The size of glacial outburst floods is scaled to the amount of ice and water present. Glacial Lake Missoula was associated with the last ice age. Today, glacial outburst floods occur on a smaller scale due to smaller bodies of ice. At present, most glaciers are thinning or retreating as they react to changing climate. In 1971, Post and Mayo published a report identifying 750 glacially dammed lakes as part of a hazard analysis for the USGS. After thirty years of warming temperatures, (Wolfe, 2008) identified that 263 lakes in the Post and Mayo study were absent and 275 remained with an additional 141 lakes identified. This study demonstrates that glacial systems, specifically those with glacially-dammed lakes, are sensitive to changing climates and may provide information on a shorter timescale. In order to address how these lakes and glacial outburst flooding can further our understanding of larger scale climate change, we need to study individual glaciers.
For example, a lobe of Bear Glacier in Kenai Fjords National Park impounds a small lake that has drained twice on record, and likely more often (Figure 2). The glacier terminates in a lagoon. When the lake drains, a standing wave is created at the mouth of the lagoon. During our 2011 field season, the equipment we had placed in the lake in 2010 was stranded on the hillside, indicating the lake had drained, although not fully. Intense rain in the week prior likely triggered the outburst. Two possible mechanisms for failure are floating or fracturing of the ice dam. Larger volumes of water would make it easier to float the ice dam for the former mechanism or in the case of the latter cause increased pressure (Walder et al., 2005). Understanding how modern glacial outburst floods are initiated would aid in the understanding of historic glacial outburst flooding such as Glacial Lake Missoula.
During our field season, the lake that remained had numerous icebergs floating on the water. It is possible that as the volume of water in the lake decreased the pressure on the ice decreased, dropping the ice and cutting off the channel. We counted 36 old shorelines or strandlines on the adjacent slope indicating the lake has changed volume numerous times (Figure 3). Future work will continue to identify the volume of water necessary to cause the outburst and try to relate old shorelines with ice thicknesses.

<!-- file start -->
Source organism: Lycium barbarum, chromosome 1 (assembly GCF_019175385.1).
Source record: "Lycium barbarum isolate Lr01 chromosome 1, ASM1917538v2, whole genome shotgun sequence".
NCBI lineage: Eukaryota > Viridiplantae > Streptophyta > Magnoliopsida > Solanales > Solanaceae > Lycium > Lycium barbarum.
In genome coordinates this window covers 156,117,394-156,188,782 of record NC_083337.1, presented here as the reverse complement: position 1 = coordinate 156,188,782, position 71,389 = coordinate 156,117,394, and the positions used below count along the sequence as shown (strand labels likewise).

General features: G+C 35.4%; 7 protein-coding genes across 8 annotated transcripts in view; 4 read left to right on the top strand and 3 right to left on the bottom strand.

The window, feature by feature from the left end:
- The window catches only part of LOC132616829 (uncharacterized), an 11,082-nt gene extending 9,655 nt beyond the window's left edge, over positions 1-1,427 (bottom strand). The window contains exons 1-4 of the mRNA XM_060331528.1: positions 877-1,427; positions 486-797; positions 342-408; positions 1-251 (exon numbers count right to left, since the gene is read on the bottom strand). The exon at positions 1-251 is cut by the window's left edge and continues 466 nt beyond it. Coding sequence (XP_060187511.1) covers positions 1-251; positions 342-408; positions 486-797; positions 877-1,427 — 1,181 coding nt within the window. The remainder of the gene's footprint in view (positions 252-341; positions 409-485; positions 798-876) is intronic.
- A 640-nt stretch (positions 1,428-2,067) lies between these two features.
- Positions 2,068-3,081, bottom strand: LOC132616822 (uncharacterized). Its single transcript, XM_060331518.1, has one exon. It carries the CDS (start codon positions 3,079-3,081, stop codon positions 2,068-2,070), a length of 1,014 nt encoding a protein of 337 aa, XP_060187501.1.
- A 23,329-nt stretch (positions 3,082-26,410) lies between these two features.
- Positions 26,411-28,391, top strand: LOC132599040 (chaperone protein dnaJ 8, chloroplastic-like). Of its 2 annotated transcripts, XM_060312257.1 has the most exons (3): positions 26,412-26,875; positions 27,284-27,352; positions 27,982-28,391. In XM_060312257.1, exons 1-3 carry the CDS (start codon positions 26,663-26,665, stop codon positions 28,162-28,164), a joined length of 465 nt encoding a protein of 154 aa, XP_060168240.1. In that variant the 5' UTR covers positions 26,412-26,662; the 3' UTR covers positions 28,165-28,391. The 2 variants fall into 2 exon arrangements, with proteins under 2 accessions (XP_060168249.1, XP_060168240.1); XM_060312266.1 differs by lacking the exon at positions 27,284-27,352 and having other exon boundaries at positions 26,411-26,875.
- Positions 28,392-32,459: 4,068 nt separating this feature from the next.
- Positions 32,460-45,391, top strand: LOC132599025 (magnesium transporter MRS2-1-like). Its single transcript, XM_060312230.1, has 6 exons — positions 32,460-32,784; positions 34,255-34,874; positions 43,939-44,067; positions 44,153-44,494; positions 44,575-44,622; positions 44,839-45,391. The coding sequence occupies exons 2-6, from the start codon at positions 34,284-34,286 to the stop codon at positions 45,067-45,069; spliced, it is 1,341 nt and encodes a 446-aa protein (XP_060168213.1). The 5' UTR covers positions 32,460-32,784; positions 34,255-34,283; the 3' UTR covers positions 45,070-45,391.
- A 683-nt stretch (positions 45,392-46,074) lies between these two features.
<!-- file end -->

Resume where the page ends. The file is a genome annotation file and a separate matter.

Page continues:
The dynamic interplay between water and ice volumes involved in glacial outburst floods reflects the sensitivity of glacial systems to nuanced changes in climate and are spectacular events that alter the landscape around them in a short time. Repeated events reflect the changing dynamic of water and ice and may provide insight into the effects of global warming on glacial systems.
- Baker, V.R., 1973, Paleohydrology and sedimentology of Lake Missoula flooding in eastern Washington:.
- Baker, V.R., 2009, The channeled scabland: A retrospective: Annual Review of Earth and Planetary Sciences, v. 37, p. 393–411.
- Bretz, J.H., 1923a, Glacial drainage on the Columbia Plateau: Geological Society of America.
- Bretz, J.H., 1923b, The channeled scablands of the Columbia Plateau: The Journal of Geology, v. 31, no. 8, p. 617–649.
- O'Connor, J.I.M.E., and Baker, V.R., 1992, Magnitudes and implications of peak discharges from glacial Lake Missoula: Bulletin of the Geological Society of America, v. 104, no. 3, p. 267.
- Pardee, J.T., 1942, Unusual currents in glacial lake Missoula, Montana: Bulletin of the Geological Society of America, v. 53, no. 11, p. 1569.
- Richmond, G.M., Fryxell, R., Neff, G.E., and Weis, P.L., 1965, The Cordilleran ice sheet of the northern Rocky Mountains, and related Quaternary history of the Columbia Plateau: The Quaternary of the United States. Princeton University Press, Princeton, NJ,, p. 231–242.
- Walder, J.S., Trabant, D.C., Cunico, M., Anderson, S.P., Anderson, R.S., Fountain, A.G., and Malm, A., 2005, Fault-dominated deformation in an ice dam during annual filling and drainage of a marginal lake: ALIMENTACION NUTRICION Y SALUD, v. 12, no. 3, p. 174.
- Wolfe, D.F., 2008, Factors Associated With Recent Ice-Marginal Glacier Dammed Lake Loss, Persistence, and Emergence Across Alaska, in AGU Fall Meeting Abstracts, p. 0560.